It can be all too easy to label ourselves as damaged goods. From things we’ve done or that have been done to us, many Christians or people considering giving their lives to Jesus stand on the slippery precipice of shame, a foot in the kingdom and another on the ice, their souls just one aching thought or painful night from utterly embracing the belief that they’re of no use to God.

A life of crime. A battle with addiction. A spate of lovers. A misstep, a stumble, a dark road you turned down for too many years. Now you feel filthy. Damaged. Broken. Unusable in God’s plans and purposes.

Recently a friend showed me the website of a pastor he met by coincidence on a flight (or so he thought). This was a woman covered in tattoos and piercings, laughing with pure joy on her face in the picture he showed me, attached to an article on her life’s story. A bio piece in a magazine detailed her past of paganism and loose living and how finding Jesus changed everything for her. Still decorated and pierced—not just her face now, but straight through the heart with Christ’s love—she uses her testimony to carry truth to people walking the same path she once made her own.

I thought about her picture as I looked at myself that day: unpierced, lightly-tattooed, and with a past of being raised in a Christian household with loving Christian parents.

Could my story reach the kids and young adults she’s reaching?

Maybe. I’m going to say probably not, though.

Now, my testimony is no less valid than hers, of course—none of ours is. But I couldn’t help but think of how easy it could be to scorn this woman for her past. To think less of her because of her appearance or shun her for her history with ungodly practices.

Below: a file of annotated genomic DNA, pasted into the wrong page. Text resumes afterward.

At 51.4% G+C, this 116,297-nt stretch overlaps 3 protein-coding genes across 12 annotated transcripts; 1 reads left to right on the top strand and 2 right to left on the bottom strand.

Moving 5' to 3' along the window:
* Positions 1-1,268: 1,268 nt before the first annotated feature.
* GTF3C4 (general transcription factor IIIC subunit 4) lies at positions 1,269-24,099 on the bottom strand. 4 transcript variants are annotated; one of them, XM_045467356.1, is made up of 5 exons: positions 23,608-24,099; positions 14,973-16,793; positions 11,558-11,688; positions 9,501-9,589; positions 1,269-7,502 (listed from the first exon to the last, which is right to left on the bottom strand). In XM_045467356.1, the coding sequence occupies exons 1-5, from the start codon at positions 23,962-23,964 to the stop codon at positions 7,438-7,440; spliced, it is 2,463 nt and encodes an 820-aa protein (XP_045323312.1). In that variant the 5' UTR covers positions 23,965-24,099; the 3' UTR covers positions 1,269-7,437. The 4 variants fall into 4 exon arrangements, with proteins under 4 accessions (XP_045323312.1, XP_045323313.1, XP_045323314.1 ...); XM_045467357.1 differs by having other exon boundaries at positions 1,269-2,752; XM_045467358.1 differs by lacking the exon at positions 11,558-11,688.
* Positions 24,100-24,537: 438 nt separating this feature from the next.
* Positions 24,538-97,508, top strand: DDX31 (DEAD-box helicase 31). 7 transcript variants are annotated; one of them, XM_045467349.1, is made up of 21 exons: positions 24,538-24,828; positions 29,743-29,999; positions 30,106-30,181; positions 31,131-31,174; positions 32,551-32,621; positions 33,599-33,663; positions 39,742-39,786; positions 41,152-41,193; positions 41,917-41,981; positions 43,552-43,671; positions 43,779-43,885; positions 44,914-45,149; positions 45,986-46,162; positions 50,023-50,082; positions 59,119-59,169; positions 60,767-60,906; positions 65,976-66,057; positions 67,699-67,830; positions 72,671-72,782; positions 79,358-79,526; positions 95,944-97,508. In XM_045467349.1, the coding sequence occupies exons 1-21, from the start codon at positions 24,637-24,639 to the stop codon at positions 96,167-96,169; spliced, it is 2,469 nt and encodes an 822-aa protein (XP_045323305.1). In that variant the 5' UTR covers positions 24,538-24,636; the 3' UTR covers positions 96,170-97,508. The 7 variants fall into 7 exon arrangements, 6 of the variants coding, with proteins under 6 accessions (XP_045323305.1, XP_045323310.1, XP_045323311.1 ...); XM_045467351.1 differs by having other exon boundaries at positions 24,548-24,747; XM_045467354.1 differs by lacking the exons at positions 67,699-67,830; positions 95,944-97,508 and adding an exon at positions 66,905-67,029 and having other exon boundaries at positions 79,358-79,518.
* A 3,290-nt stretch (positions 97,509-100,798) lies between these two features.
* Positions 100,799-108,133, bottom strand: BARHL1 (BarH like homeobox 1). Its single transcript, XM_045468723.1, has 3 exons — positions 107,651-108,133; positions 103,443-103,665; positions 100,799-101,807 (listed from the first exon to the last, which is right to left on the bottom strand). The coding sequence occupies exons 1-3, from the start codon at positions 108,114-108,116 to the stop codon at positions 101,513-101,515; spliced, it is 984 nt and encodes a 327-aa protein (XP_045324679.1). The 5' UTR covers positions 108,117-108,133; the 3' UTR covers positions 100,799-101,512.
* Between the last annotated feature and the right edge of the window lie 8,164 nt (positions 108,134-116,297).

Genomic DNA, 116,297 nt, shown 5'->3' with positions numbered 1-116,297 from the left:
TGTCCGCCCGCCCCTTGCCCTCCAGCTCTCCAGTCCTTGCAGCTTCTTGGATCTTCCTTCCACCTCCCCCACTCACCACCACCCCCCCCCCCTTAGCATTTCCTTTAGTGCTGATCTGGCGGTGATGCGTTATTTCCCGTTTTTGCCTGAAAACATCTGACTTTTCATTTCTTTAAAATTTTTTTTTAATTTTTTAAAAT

As I was pondering all these things, God brought a notion that resonated through me like a bell run in my spirit:

“If you didn’t have a past, some people might not have a future.”

I haven’t been able to shake this notion since. We often talk about God turning pain into joy, but somehow it can be much more difficult to grasp how He uses our past for His purposes. How He can use the testimony of a former lost sheep to bring others to the flock. To carry devastated souls back from the edge. Those with the darkest, most painful history can often reach others in places just as dark—people who would not be reachable by those with what might be considered a more “socially-acceptable” or “conventional” past.

So my encouragement to those who need to hear this word is this: don’t let your past define you with shackles of shame. Don’t let it keep you from serving and surrendering to God. Your past may be the guide for others to find a future in Christ. Tell your story with fearless authenticity, surrendering all you were and all you are to your Heavenly Father. Let your scars draw maplines for the lost, straight to God.

We need your testimony. Your strength. Your past to help others experience everlasting life in the Family of God.